In the simplest case, relevance can be calculated by examining how many times a query term appears in a document (term frequency), possibly combined with how discriminative that query term is across the searched collection (often called Term Frequency-Inverse Document Frequency).
Since search engines and other businesses rely upon the accuracy of their results, many additional, more complex algorithms have been developed to estimate result relevance. Many of these algorithms, particularly those used by search engines, are hidden to the public, as a user that knows the details of a search algorithm can artificially boost his own content’s ranking.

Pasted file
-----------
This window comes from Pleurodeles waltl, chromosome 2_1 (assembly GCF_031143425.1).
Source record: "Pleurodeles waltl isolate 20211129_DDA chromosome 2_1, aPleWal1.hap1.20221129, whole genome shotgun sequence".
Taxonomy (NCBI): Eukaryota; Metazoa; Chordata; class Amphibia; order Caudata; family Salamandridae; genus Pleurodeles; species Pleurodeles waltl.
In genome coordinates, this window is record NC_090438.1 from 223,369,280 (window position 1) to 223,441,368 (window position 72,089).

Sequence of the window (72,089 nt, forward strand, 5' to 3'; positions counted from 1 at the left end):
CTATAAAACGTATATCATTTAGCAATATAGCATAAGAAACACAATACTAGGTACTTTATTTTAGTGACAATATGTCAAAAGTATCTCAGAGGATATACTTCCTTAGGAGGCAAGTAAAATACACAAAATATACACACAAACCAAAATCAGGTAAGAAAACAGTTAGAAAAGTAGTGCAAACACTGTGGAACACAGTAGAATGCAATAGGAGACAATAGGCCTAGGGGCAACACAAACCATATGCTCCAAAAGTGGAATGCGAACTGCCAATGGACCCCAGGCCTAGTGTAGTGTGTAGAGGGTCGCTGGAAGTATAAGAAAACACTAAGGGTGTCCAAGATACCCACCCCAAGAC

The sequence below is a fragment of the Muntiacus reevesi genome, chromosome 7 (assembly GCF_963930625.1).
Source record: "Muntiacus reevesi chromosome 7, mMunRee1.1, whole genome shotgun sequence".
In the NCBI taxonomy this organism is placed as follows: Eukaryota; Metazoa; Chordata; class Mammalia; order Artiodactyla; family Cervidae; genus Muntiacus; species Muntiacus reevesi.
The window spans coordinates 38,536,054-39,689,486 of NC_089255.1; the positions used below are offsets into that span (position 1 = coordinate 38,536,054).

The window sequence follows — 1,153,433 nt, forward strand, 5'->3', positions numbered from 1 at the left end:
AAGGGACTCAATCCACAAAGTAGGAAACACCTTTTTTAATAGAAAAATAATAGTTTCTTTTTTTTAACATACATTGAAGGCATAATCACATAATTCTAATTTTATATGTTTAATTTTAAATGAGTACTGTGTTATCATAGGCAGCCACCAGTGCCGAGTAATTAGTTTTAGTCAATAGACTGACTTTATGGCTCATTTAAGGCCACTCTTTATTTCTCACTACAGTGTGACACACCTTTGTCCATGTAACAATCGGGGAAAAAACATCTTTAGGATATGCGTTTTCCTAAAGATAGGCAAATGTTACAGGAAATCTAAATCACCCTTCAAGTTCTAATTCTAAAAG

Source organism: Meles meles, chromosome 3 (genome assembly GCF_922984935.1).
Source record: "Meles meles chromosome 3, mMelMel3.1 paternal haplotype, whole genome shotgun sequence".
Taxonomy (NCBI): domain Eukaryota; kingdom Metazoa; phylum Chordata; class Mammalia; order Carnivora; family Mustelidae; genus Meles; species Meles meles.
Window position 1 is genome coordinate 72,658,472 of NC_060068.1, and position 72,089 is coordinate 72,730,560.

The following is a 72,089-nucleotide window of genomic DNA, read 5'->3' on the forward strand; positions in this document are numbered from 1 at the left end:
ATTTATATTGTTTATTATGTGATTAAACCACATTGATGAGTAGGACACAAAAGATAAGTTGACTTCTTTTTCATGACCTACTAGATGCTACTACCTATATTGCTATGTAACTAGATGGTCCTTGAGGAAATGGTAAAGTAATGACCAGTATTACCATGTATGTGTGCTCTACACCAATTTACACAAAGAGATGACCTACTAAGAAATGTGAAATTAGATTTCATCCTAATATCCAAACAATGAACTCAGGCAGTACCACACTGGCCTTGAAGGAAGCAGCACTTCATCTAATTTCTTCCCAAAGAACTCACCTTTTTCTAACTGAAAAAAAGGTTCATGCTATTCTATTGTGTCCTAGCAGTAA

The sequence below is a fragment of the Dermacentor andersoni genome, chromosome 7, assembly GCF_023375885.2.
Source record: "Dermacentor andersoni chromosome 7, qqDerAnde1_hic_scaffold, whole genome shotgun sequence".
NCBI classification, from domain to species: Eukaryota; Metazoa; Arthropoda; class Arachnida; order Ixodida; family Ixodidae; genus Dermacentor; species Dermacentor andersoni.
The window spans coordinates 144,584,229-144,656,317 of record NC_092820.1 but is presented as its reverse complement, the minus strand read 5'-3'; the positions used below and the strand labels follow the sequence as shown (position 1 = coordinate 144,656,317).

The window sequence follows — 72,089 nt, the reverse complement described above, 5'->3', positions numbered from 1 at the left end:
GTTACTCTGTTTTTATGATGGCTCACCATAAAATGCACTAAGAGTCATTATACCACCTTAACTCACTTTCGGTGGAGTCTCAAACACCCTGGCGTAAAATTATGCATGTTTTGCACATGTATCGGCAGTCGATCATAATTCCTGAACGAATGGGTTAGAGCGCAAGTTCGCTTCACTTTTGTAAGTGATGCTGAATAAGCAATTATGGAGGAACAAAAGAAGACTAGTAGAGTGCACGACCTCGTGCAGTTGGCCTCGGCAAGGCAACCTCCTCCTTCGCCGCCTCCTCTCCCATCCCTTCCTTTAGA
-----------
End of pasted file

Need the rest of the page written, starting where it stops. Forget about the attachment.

Relevance calculation is often misinterpreted by the press. For example, it has often been said that when Google burst onto the scene it was miles ahead of its competitors because it, unlike anyone else, ranked web pages by relevance. This is not true since everyone ranks by relevance. It is just that Google had come up with a fairly new way of estimating relevance, namely PageRank. But even search engines that only use TFIDF rank by relevance.